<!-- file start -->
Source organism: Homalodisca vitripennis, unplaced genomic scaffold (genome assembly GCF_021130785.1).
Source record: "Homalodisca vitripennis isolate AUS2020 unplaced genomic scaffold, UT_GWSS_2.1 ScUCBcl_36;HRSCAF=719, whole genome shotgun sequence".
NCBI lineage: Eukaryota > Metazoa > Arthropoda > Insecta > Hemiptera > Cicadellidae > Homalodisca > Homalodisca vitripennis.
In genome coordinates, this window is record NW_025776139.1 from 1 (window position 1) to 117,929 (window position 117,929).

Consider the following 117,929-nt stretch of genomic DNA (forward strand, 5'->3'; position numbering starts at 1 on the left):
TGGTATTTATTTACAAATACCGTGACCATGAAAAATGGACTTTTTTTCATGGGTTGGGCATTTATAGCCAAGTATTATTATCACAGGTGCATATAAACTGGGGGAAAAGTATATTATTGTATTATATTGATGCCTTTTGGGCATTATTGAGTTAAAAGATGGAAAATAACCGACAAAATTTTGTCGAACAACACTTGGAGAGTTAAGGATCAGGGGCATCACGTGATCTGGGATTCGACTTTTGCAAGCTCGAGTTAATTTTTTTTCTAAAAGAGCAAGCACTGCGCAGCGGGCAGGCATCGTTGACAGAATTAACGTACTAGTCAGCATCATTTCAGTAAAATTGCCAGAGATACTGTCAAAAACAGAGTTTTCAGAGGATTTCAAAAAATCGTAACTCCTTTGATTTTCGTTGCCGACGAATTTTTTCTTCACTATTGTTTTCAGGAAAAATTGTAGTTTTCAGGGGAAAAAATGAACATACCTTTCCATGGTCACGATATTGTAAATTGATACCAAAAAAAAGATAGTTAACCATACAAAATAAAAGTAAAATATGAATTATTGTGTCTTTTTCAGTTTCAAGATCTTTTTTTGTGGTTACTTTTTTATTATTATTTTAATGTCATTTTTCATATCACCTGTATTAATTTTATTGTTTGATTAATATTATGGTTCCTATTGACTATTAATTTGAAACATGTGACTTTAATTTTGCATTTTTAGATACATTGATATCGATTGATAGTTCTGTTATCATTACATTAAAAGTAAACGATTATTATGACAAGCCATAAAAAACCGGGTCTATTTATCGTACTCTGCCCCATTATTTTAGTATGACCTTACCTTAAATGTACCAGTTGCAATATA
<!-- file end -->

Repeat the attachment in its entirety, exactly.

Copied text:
Source organism: Homalodisca vitripennis, unplaced genomic scaffold (genome assembly GCF_021130785.1).
Source record: "Homalodisca vitripennis isolate AUS2020 unplaced genomic scaffold, UT_GWSS_2.1 ScUCBcl_36;HRSCAF=719, whole genome shotgun sequence".
NCBI lineage: Eukaryota > Metazoa > Arthropoda > Insecta > Hemiptera > Cicadellidae > Homalodisca > Homalodisca vitripennis.
In genome coordinates, this window is record NW_025776139.1 from 1 (window position 1) to 117,929 (window position 117,929).

Consider the following 117,929-nt stretch of genomic DNA (forward strand, 5'->3'; position numbering starts at 1 on the left):
TGGTATTTATTTACAAATACCGTGACCATGAAAAATGGACTTTTTTTCATGGGTTGGGCATTTATAGCCAAGTATTATTATCACAGGTGCATATAAACTGGGGGAAAAGTATATTATTGTATTATATTGATGCCTTTTGGGCATTATTGAGTTAAAAGATGGAAAATAACCGACAAAATTTTGTCGAACAACACTTGGAGAGTTAAGGATCAGGGGCATCACGTGATCTGGGATTCGACTTTTGCAAGCTCGAGTTAATTTTTTTTCTAAAAGAGCAAGCACTGCGCAGCGGGCAGGCATCGTTGACAGAATTAACGTACTAGTCAGCATCATTTCAGTAAAATTGCCAGAGATACTGTCAAAAACAGAGTTTTCAGAGGATTTCAAAAAATCGTAACTCCTTTGATTTTCGTTGCCGACGAATTTTTTCTTCACTATTGTTTTCAGGAAAAATTGTAGTTTTCAGGGGAAAAAATGAACATACCTTTCCATGGTCACGATATTGTAAATTGATACCAAAAAAAAGATAGTTAACCATACAAAATAAAAGTAAAATATGAATTATTGTGTCTTTTTCAGTTTCAAGATCTTTTTTTGTGGTTACTTTTTTATTATTATTTTAATGTCATTTTTCATATCACCTGTATTAATTTTATTGTTTGATTAATATTATGGTTCCTATTGACTATTAATTTGAAACATGTGACTTTAATTTTGCATTTTTAGATACATTGATATCGATTGATAGTTCTGTTATCATTACATTAAAAGTAAACGATTATTATGACAAGCCATAAAAAACCGGGTCTATTTATCGTACTCTGCCCCATTATTTTAGTATGACCTTACCTTAAATGTACCAGTTGCAATATA